Monthly Archives: August 2015

Defending the Historicity of the Resurrection of Jesus: Inference to the Best Explanation (Part 8 of 8)

8.0 Inference to the Best Explanation As was set out in Chapter 1, the central argument of this series contains two primary steps: Establish the facts which will serve as the historical data that will need to be explained. Argue that the Resurrection hypothesis is the best explanation of those facts. The aim of the previous five chapters was to accomplish (1). Chapter 1 also described the objective criterion upon which Chapters 3-7 relied in their establishing the historical data to be explained. To reiterate, that data was as follows: Empty tomb Postmortem appearances Postmortem conversion and subsequent martyrdom of James Conversion of Saul of Tarsus Relentlessness of the apostles Accordingly, the aim …

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Posted in Historiography, Resurrection.

Defending the Historicity of the Resurrection of Jesus: The Relentlessness of the Apostles (Part 7 of 8)

7.0 The Relentlessness of the Apostles There is a virtual consensus among scholars that, subsequent to Jesus’ death by crucifixion, his disciples sincerely believed that he appeared to them risen from the dead. What’s more, these appearances radically transformed them from fearful, cowering individuals—who denied and abandoned Jesus at his arrest and execution—into bold proclaimers of the gospel of the risen Lord. They remained steadfast in the face of imprisonment, torture, and martyrdom; these men took the world by storm, so that within three hundred years the mighty Roman empire would be transformed by Christianity. But the obvious question arises: How could this handful of obscure people turn the world upside down? 7.1 Simon …

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Posted in Historiography, Resurrection.

Defending the Historicity of the Resurrection of Jesus of Nazareth: The Conversion of Saul of Tarsus (Part 6 of 8)

6.0 The Conversion of Saul of Tarsus In contemporary critical studies, the apostle Paul is almost always thought to be the best witness among the New Testament writers. A former opponent of this message, Paul clearly points out that the risen Jesus appeared personally to him. He was a zealous Pharisee who had surpassed many of his Jewish contemporaries in his efforts to keep the Jewish traditions of his fathers (Gal 1.13-14). He was educated by Gamaliel, one of the most respected Jewish rabbis of his day. In his zeal for keeping the Jewish tradition, Saul made it his mission to crush Christianity. Thousands of Jews who heard the message …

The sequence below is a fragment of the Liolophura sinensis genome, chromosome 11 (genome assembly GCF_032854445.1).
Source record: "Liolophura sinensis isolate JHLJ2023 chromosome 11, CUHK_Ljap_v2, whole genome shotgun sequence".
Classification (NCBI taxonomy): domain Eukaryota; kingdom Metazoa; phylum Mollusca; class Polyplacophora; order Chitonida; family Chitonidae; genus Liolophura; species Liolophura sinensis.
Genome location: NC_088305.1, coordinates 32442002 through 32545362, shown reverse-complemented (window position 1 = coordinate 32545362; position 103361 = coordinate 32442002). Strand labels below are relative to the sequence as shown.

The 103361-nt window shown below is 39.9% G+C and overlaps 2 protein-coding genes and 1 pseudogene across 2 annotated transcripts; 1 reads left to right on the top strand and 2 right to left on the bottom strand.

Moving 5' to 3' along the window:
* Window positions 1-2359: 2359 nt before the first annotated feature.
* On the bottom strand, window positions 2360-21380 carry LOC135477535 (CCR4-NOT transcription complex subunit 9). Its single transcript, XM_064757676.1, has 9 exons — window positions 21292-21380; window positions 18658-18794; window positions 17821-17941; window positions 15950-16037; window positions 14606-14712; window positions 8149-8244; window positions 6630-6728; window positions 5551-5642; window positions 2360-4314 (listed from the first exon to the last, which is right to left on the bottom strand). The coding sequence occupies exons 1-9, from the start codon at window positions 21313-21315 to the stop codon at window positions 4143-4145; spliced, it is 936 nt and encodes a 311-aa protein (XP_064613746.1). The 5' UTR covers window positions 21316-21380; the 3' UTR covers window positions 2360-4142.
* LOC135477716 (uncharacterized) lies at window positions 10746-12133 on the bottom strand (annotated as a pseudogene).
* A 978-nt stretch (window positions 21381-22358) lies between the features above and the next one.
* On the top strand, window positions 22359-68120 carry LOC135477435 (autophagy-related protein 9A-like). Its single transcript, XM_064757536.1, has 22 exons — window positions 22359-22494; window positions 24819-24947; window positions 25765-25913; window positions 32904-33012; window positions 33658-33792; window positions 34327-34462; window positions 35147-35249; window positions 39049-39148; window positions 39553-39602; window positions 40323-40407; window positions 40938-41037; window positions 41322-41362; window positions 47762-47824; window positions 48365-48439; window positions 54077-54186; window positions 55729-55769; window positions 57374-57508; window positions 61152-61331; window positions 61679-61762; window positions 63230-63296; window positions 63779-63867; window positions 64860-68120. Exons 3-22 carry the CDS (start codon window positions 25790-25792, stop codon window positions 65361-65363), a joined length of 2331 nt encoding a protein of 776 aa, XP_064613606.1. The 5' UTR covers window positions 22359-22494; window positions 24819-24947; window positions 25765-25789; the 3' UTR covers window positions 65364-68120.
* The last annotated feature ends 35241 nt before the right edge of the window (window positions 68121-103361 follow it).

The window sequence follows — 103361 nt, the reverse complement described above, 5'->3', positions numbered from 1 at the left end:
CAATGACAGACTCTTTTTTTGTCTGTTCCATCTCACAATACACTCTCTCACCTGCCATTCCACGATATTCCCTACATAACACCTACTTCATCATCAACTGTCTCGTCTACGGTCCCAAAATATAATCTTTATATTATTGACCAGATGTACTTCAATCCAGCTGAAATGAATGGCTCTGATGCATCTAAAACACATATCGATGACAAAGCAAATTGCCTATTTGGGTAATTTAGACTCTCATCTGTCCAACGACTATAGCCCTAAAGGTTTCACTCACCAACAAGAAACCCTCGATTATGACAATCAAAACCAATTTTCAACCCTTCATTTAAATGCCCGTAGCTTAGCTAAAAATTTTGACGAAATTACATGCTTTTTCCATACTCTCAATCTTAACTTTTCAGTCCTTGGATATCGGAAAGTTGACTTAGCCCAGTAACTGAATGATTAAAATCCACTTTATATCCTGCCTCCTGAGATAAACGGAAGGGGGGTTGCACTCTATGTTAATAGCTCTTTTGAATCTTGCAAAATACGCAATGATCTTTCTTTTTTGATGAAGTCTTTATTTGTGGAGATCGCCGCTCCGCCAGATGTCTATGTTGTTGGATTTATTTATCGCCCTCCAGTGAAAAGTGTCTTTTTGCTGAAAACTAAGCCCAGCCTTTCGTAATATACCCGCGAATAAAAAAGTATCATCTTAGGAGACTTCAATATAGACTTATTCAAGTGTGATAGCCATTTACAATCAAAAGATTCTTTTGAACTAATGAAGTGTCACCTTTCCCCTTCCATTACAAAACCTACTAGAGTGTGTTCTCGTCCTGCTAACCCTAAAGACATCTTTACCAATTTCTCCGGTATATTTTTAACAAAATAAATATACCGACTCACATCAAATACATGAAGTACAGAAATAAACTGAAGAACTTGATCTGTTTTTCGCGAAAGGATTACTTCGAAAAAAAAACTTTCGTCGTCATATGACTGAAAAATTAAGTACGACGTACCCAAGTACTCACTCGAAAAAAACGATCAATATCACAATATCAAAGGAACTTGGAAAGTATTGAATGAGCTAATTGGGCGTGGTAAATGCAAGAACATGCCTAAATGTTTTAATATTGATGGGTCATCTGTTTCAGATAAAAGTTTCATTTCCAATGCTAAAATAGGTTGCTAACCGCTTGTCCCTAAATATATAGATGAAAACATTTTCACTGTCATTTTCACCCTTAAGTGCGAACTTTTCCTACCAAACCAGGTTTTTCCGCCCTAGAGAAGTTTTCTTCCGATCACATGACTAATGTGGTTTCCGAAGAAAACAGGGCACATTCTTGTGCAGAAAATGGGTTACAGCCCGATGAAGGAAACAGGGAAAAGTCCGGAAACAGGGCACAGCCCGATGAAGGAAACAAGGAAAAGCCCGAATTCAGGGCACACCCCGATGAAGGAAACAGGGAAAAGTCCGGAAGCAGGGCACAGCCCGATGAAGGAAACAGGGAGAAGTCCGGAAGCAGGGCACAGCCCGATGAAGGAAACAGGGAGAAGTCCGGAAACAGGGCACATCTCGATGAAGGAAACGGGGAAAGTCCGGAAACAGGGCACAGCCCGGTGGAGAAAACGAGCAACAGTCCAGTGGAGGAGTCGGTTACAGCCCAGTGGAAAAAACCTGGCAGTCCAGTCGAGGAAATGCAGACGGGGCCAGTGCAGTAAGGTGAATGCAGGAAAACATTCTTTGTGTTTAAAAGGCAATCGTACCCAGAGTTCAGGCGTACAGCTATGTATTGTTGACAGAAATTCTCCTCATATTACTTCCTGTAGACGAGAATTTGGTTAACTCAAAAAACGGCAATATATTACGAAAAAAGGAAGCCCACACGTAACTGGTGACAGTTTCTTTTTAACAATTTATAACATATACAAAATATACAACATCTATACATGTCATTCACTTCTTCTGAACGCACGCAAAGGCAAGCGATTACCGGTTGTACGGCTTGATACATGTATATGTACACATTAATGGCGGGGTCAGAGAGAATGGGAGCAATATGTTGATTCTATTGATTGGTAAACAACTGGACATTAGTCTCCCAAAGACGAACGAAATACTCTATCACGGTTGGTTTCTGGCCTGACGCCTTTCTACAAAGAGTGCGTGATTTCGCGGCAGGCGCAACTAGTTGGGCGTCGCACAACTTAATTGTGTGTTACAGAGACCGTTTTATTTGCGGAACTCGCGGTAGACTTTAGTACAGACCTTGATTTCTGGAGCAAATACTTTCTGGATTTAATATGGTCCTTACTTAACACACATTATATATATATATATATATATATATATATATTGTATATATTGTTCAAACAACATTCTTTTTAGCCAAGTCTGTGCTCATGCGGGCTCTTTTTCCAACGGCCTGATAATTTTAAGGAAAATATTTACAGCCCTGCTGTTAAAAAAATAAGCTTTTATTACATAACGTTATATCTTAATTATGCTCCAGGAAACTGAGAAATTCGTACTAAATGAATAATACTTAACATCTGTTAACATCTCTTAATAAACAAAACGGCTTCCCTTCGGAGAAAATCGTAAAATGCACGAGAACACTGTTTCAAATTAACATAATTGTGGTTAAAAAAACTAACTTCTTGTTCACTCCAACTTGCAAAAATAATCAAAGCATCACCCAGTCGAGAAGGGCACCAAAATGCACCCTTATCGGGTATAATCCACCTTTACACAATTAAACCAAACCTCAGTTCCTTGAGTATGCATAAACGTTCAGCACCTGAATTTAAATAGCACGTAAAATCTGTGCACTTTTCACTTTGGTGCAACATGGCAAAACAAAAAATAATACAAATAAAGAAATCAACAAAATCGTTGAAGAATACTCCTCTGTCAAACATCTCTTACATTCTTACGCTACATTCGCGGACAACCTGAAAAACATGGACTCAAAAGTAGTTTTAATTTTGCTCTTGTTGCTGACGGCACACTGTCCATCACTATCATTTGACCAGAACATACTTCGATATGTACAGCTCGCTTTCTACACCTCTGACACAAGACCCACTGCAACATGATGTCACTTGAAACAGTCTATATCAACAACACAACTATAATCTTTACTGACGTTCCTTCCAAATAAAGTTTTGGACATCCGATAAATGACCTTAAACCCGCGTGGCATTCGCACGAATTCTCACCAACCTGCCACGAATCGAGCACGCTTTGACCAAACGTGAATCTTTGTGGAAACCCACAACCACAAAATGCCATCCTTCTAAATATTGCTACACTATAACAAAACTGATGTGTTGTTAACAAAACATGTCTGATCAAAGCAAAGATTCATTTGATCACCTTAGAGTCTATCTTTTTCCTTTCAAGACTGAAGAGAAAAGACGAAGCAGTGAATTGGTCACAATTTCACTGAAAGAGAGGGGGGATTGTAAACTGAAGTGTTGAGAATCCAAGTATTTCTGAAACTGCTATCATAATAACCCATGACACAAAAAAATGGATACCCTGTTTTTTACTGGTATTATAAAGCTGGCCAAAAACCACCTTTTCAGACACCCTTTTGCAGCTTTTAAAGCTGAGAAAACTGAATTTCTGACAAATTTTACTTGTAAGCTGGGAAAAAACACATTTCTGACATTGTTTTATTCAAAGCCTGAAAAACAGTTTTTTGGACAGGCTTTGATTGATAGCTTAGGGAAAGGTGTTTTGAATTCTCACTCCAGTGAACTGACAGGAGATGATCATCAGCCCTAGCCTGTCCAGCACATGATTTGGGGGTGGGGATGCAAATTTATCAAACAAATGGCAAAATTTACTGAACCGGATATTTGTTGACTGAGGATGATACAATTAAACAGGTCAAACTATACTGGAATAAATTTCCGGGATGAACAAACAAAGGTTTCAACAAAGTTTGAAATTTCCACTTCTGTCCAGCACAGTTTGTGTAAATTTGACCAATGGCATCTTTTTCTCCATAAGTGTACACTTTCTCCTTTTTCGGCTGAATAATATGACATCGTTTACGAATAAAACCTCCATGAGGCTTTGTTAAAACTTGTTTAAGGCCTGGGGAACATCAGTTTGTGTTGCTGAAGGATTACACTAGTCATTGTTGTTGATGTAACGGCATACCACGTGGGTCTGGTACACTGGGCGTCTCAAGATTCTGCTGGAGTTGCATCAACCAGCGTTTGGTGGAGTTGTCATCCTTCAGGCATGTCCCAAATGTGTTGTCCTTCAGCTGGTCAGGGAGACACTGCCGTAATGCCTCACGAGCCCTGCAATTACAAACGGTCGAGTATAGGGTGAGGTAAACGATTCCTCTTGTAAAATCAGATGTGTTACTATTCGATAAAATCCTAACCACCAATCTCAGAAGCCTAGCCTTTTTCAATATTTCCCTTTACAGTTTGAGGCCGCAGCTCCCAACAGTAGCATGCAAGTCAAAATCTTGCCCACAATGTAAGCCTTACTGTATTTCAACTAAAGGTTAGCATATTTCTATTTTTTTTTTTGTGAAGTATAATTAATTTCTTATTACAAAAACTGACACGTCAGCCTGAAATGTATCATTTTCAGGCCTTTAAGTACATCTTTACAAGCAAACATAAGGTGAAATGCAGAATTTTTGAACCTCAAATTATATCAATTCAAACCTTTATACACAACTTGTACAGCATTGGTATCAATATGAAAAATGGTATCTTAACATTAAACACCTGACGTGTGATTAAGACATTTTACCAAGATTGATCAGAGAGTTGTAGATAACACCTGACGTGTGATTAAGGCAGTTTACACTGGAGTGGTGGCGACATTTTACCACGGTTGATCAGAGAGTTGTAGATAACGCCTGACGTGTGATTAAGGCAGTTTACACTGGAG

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Posted in Historiography, Resurrection.

Defending the Historicity of the Resurrection of Jesus: The Postmortem Conversion and Subsequent Martyrdom of James (Part 5 of 8)

5.0 The Postmortem Conversion and Subsequent Martyrdom of James It is seldom questioned by critical scholars that James, Jesus’ brother, was an unbeliever and a skeptic during his brother’s public ministry (Mk 3.21-35; Jn 7.5). Then, just a few years later, James is the pastor of the Jerusalem church, where Paul finds him when he went for his two visits (Gal 1.18-19; 2.1-10; cf. Acts 15.13-21). What’s more, we learn from Josephus—a first century Jewish historian—that James was martyred for his belief that Jesus was in fact the Messiah. Josephus wrote the following in his Antiquities of the Jews, Book 20, chapter 9: Festus was now dead, and Albinus was but upon …

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Posted in Historiography, Resurrection.
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